2014 Pittsburgh Pirates: No retreat

Jerry Lynch

One of the game’s great pinch-hitters, ranks 10th all-time with 116 pinch-hits. Had five pinch-homers for the pennant-winning ’61 Reds. Lynch had two tours with the Pirates, from 1954-56 at the start of his career and from 1963-66 at the end of it. In between, drafted by the Reds in the Rule 5 draft, he spent parts of seven seasons with the Reds until he was traded back to the Bucs for Bob Skinner. A fourth outfielder, he never had more than 420 at-bats, which he did for the Reds in 1958, hitting .312 and slugging .498. Hit .315 with 13 homers and 27 walks in 181 at-bats for ’61 Reds; slugging .624 with a 1.031 OPS. He finished 22nd in the MVP voting despite his limited play. Best Pirate season was 1964, when he hit .273 with 16 homers and 66 RBIs; had career-high six triples with the ’55 Pirates. Final totals: .277 average, 115 home runs, .329 on-base, .463 slugging, 798 hits, 420 RBIs, 2.6 WAR (his defense didn’t help).

I feel like I’m knocking on heaven’s door: The Pirates kept most of the money they made during their successful 2013, with the exception of a $5 million contract they gave to pitcher Edinson Volquez. It won’t be long before they realize they should have kept that too. Improvement will have to come from within, but the Pirates have the farm system to do that. Jameson Taillon is not as good as Gerrit Cole, but he’s better than Volquez and a lot of starters in between. He’s only 22, the second pick in 2010 draft and fanned 143 in 147.1 innings last year, ending in AAA. He’ll probably start 2014 there but won’t stay. And outfielder Gregory Polanco has been returned to the minors, but it’s a loan. He’s also 22 and started 2013 in Class A and finished it in AAA. In between, he batted .285, slugged .434, stole 38 bases and walked 52 times. He, too, will be up before long.

Trivia: Only four Pirates have led the NL in homers. Who are they, and who did it the most times, and who hit the most in a single season? Answer below.

What he said: Pitching coach Ray Searage on free-agent signee Edinson Volquez, who has allowed 19 hits, seven walks, three homers and 15 runs in 14 spring innings: “I’m not going to give up on this guy.” What he meant: “We’re paying him $5 million. In Pirate money. What choice do I have?”

Outlook: The Pirates improved by 15 games over 2012, which would normally indicate regression ahead. And they may, having reached 94 wins in 2013, not win as many in 2014.

If so, it will be short-lived, because the Pirates are poised for more years like last season than the 20 that preceded it.

Last season marked the third of a 37-game improvement since the Pirates won 57 in 2010. Luxury may just become them for a while.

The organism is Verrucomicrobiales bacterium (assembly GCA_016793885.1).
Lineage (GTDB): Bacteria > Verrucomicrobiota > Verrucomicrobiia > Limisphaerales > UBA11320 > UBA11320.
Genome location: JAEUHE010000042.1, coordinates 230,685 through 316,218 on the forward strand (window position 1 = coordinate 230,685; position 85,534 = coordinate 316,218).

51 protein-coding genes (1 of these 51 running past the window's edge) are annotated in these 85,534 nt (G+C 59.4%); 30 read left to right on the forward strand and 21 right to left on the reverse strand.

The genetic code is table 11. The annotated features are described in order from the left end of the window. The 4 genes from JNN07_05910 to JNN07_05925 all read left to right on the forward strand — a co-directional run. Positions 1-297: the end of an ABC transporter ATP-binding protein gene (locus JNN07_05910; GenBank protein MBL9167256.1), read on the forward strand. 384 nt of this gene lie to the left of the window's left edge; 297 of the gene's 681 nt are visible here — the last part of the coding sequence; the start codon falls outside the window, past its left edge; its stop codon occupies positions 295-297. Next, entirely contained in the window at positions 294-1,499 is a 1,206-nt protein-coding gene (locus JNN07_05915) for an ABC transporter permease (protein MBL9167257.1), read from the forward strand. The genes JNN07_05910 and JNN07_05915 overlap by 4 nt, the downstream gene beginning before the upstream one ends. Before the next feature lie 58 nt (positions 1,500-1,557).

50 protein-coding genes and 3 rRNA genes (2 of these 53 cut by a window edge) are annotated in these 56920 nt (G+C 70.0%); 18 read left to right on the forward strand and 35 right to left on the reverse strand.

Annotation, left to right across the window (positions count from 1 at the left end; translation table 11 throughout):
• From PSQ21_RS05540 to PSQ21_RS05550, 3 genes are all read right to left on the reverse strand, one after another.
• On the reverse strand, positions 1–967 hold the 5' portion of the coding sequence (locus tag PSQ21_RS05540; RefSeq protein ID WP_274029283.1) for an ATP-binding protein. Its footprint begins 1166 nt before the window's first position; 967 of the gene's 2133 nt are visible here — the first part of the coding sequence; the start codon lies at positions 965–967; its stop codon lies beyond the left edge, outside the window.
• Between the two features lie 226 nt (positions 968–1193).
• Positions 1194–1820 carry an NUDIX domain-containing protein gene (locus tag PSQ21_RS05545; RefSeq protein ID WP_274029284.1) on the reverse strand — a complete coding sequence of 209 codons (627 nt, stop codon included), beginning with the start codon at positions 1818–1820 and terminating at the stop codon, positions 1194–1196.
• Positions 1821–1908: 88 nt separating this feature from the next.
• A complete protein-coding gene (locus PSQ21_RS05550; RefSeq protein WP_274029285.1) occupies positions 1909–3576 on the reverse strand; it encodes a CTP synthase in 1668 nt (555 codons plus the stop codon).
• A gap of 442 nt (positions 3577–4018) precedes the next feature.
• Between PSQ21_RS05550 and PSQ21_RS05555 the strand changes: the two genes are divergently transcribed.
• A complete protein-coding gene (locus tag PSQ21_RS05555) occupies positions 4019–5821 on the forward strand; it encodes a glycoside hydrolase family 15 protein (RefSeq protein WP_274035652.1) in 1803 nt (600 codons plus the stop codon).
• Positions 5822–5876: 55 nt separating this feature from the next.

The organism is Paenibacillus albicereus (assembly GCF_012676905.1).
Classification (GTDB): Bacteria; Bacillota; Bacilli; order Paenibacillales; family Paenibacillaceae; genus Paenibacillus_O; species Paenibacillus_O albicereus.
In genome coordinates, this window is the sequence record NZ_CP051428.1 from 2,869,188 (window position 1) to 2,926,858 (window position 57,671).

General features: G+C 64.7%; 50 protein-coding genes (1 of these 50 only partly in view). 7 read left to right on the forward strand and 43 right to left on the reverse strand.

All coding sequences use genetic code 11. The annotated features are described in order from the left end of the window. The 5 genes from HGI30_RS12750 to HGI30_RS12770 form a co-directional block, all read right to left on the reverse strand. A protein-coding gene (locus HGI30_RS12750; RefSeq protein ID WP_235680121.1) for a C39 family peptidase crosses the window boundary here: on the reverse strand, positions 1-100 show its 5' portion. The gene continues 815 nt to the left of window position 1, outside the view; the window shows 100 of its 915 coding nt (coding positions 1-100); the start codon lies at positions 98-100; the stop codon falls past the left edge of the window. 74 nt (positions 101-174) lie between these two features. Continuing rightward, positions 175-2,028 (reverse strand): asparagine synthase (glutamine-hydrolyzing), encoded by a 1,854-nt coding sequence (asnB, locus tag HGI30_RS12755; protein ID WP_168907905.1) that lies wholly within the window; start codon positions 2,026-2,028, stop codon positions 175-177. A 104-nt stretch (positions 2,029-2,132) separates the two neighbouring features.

The Pirates’ farm system is ranked third by ESPN’s Keith Law, and it’s not just Taillon and Polanco, although that’s a good start. Taillon will give depth to a rotation that needs it, with A.J. Burnett gone, Jeff Locke wild and Volquez disoriented. And Polanco might give the Pirates, with Andrew McCutcheon and Starling Marte, the best outfield in baseball.

But there’s more: 6-foot-7 Tyler Glasnow, 20, fanned 164 and gave up just 54 hits in 111.1 innings at low Class A, numbers that, like capital letters on a text message, demand attention; outfielder Austin Meadows and catcher Reese McGuire, both of last year’s No. 1 picks debuted successfully, hitting .316 and .323 in rookie ball, respectively; pitcher Nick Kingham isn’t as hyped as Cole or Taillon but is only 23, throws strikes, and has a 3.27 career ERA; there’s even a potential shortstop, which the parent team desperately needs, in Dominican Alen Hanson, 21, who has an .822 career OPS and has dabbled in AA.

That’s the good news. The bad news is the Pirates who start 2014 won’t be as good as the team that finished 2013. Marlon Byrd, who was a big help in the outfield, wasn’t replaced so it’s temporarily back to Jose Tabata. And Justin Morneau, who wasn’t as helpful, wasn’t replaced either, which mean’s there will be way too much Gaby Sanchez than the offense of any 94-win team should have.

The shortstop will apparently be Jordy Mercer, which is an improvement over Clint Barmes, but given Mercer’s 22 walks and 62 strikeouts, not one to rely on. It would behoove the Pirates to fix the shortstop situation with something more.

The Pirates will need to make additions as the season progresses, from inside the organization and out, as they did last year. And they may not win 94 again, and may not even make the playoffs. But they certainly could, and it’s going to be a while before they revert to the other side of .500 again.’

Maybe not 21 years, but a good few of them.

Trivia answer: The most for a Pirate home run league leader was not Tommy Leach, who led the NL with six in 1902 (don’t laugh: he hit 22 triples that year and 63 homers in a 19-season career). The most and most often was Ralph Kiner, whose 54 home runs led the NL in 1949; he led the NL for seven consecutive years — 23 in ’46, tied with Johnny Mize at 51 in ’47 and 40 in ’48, 54 in ’49, 47 in ’50, 42 in ’51 and tied at 37 with Hank Sauer in ’52. The other Pirates to lead the NL in home runs were Willie Stargell (48 in ’71 and 44 in ’73) and Pedro Alvarez, who tied with Paul Goldschmidt to lead the NL last year with 36.

Team song: Loudon Wainwright: Ode to Pittsburgh

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